Tarlac, Philippines – It usually takes decades and proven miracles for anyone to be canonized as a saint in the Catholic Church. But for the late Cory Aquino, former Philippine president, wife of murdered opposition leader Benigno Aquino, Jr., and mother of incumbent president NoyNoy Aquino, all it took was sainthood “by acclamation.”
Cory supporters and fanatics in her native Tarlac province, north of Manila, took it upon themselves to proclaim their idol as “Saint Cory of Hacienda Luisita.” Hacienda Luisita is an expansive piece of land owned by the Cojuanco and Aquino families which has been a sore thumb in the Philippines’ decades-old Agrarian Reform Program. To this day, many farmers who once tilled the soil at Hacienda Luisita have not gained ownership of their piece of land. Scores of others have actually been displaced and forced out of the land they once called home.
The powerful Catholic Bishops Conference of the Philippines (CBCP) has been all but silent on Cory’s “sainthood.” Top bishops in the CBCP are known to have always aligned themselves with the Aquino family back since the regime of Ferdinand Marcos.
The Philippines has two saints canonized in Rome: Lorenzo Ruiz and Pedro Calungsod. Aquino is the first known saint to be canonized outside The Vatican.
In a related development, the Congress of the Philippines has passed a bill to rename the International Airport in the former U.S. airbase in Clark, province of Pampanga, as “Cory Aquino International Airport.
Opponents of the bill objected, saying that the government cannot name an airport after a saint because the Philippine Constitution provides for the separation of church and state.
Honolulu, Hawaii – Nestled in the midst of Waikiki’s high-rise hotels and condos, St. Augustine By The Sea is less than imposing, but this Catholic Church on Kalakaua Avenue directly across from the beach sure knows how to exert its religious influence over Honolulu’s City Hall.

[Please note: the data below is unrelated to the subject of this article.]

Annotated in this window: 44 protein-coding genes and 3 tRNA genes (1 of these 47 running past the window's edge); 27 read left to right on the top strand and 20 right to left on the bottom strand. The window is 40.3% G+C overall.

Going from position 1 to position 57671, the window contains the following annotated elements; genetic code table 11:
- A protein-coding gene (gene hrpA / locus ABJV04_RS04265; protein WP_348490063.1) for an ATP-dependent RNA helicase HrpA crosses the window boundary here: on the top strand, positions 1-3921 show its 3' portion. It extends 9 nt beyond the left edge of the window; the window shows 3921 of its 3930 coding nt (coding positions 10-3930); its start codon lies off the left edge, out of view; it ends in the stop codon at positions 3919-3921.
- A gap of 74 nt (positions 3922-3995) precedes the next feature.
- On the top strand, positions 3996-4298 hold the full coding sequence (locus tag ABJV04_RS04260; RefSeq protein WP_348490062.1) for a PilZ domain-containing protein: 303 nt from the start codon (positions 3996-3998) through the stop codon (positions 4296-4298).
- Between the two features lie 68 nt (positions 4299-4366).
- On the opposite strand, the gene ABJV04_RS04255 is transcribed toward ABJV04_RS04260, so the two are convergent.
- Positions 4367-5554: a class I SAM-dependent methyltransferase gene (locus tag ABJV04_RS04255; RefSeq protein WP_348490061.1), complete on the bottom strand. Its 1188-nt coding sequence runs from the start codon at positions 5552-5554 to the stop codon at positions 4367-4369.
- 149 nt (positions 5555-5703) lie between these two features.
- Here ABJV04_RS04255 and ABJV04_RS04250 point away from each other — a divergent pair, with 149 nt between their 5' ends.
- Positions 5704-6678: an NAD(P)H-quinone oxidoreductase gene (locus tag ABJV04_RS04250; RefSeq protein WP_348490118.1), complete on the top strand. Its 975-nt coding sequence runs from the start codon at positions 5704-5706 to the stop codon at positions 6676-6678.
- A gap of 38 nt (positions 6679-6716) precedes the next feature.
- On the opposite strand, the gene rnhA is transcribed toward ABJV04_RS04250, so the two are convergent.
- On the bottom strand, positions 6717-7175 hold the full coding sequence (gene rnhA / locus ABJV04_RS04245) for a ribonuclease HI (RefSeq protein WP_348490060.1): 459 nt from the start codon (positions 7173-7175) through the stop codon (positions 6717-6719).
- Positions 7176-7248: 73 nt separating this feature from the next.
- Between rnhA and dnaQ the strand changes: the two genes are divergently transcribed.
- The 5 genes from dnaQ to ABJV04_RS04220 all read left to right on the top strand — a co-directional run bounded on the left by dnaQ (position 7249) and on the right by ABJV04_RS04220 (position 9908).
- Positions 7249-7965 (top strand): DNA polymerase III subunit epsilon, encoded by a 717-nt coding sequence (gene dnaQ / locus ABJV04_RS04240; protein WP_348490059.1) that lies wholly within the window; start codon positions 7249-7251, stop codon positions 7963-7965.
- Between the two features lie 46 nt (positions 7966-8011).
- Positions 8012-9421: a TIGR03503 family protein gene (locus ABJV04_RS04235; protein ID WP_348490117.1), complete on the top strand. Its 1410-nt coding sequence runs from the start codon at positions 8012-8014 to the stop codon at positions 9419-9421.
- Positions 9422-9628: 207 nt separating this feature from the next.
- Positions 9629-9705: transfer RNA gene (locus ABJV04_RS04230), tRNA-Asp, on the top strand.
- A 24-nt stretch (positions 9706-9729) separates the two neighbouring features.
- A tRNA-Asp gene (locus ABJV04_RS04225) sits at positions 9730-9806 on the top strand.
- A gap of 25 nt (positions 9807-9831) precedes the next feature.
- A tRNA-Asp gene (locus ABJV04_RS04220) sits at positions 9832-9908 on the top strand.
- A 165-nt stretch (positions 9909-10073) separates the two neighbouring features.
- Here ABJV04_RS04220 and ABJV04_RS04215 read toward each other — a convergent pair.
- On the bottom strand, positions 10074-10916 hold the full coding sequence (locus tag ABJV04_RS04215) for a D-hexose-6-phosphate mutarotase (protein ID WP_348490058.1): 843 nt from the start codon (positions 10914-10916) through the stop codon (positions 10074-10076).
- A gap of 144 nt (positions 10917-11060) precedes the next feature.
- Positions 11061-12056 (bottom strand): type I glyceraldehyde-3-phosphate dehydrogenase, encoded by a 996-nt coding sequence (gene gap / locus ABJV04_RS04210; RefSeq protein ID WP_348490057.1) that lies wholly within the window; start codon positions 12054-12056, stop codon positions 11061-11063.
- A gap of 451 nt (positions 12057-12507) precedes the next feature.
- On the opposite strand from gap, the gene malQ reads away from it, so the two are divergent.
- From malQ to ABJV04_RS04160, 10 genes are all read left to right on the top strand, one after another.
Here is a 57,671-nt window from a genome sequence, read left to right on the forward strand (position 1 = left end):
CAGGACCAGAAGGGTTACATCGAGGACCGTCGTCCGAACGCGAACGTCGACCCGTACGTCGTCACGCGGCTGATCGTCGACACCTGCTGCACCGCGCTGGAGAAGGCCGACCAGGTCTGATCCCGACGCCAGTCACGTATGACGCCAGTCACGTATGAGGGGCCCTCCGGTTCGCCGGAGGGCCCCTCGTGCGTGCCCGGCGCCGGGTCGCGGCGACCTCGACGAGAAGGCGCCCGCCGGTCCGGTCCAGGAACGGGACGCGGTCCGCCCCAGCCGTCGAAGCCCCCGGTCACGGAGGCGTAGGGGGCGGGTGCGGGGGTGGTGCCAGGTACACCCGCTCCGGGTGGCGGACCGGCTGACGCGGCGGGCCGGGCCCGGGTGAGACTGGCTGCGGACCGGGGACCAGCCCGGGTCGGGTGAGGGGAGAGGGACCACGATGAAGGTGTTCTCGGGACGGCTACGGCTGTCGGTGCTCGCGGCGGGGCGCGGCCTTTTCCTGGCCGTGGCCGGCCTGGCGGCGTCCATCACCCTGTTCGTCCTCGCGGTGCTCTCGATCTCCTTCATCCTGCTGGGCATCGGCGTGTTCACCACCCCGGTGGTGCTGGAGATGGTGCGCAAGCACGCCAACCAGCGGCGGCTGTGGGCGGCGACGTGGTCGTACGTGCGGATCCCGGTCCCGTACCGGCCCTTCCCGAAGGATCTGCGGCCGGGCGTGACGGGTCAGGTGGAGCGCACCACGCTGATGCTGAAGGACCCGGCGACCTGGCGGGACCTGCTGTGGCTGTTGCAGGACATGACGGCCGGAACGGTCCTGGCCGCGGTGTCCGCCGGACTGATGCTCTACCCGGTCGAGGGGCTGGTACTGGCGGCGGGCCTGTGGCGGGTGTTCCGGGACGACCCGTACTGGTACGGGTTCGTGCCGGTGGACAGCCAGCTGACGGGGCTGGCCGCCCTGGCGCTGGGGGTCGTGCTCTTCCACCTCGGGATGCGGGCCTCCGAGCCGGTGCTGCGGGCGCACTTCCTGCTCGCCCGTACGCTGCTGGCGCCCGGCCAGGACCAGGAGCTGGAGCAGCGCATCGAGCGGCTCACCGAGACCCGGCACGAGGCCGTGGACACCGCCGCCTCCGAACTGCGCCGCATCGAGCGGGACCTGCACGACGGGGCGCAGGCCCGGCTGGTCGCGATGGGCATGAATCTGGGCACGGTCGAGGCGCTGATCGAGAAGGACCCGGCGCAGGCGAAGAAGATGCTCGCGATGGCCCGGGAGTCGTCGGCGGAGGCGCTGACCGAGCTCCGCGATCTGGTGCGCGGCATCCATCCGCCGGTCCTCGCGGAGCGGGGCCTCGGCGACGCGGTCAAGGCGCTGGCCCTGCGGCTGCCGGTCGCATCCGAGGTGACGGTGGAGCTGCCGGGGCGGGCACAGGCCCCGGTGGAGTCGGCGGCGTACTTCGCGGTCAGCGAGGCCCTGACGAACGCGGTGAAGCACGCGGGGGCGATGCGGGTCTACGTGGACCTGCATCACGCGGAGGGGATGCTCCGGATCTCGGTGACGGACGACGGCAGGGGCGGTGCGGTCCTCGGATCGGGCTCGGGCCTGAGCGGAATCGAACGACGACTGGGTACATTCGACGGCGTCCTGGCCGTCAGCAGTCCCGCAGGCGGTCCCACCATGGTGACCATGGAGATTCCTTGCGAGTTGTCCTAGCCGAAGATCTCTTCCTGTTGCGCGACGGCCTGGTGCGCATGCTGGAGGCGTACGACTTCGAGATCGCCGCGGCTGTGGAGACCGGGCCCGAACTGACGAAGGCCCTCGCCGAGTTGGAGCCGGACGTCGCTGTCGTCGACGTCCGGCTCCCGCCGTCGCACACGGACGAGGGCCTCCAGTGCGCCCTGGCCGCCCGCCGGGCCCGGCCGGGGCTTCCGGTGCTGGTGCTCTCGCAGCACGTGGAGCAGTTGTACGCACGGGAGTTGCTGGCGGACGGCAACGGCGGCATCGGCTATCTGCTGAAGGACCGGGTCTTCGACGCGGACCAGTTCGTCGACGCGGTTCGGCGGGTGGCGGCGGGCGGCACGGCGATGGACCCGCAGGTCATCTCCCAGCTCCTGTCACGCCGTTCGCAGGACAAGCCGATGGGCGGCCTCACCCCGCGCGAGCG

A new ordinance will soon go into effect banning bikinis and other skimpy swimwear on Sundays along a wide stretch of Waikiki beach – from the Waikiki Aquarium across Kapiolani Part to the Sheraton Moana Hotel (see map).
The Catholic Archdiocese of Honolulu has convinced lawmakers that this stretch of the beach should be void of bikini-clad tourists who are in plain view of Sunday churchgoers. “We want our congregation members and visiting Catholics to be free of worldy distractions as they approach or leave the church and participate in our Sunday services,” a spokesperson for the Archdiocese said. The Sunday ban will be imposed from 6am to 6pm.
Independent merchants, particularly individuals renting out surfboards, beach umbrellas and beach chaise lounges along that stretch of Waikiki beach have protested the ordinance, but the influencial Catholic Church, as expected, has prevailed.
This is the first-known bikini ban on the beach anywhere in the world. Vietri Sul Mare, a small Italian beachside town in the Amalfi Coast, has a bikini ban but it only applies to areas outside of the beach.
Manila, Philippines – Indonesia’s president, Susilo Bambang Yudhoyono, shocked his Muslim nation this week by revealing that he believes in witchcraft – something that is prohibited in Islam. The revelation came in the form of Yudhoyono’s 900-page memoir titled “Selalu Ada Pilihan” (There is Always a Choice).
Not to be outdone (and which Filipino would be?), Philippine President NoyNoy Aquino today announced that he believes in witch-hunt. His announcement came during a regular press conference held for members of the Malacañang (the equivalent of The U.S. White House) press corps.
Aquino’s revelation came as no surprise to his political enemies who have long accused him of engaging in witch-hunt against them – “them” meaning the Marcoses, the Macapagal-Arroyos, the Romualdezes, and the senators, representatives, governors and mayors who don’t belong to his Liberal Party.
“There is nothing in the Philippine Constitution that prohibits witch-hunt,” Aquino said, adding that “in fact, the word is never mentioned in the fundamental law of the land.”
(Presidential Spokesperson Edwin Lacierda contributed to this report.)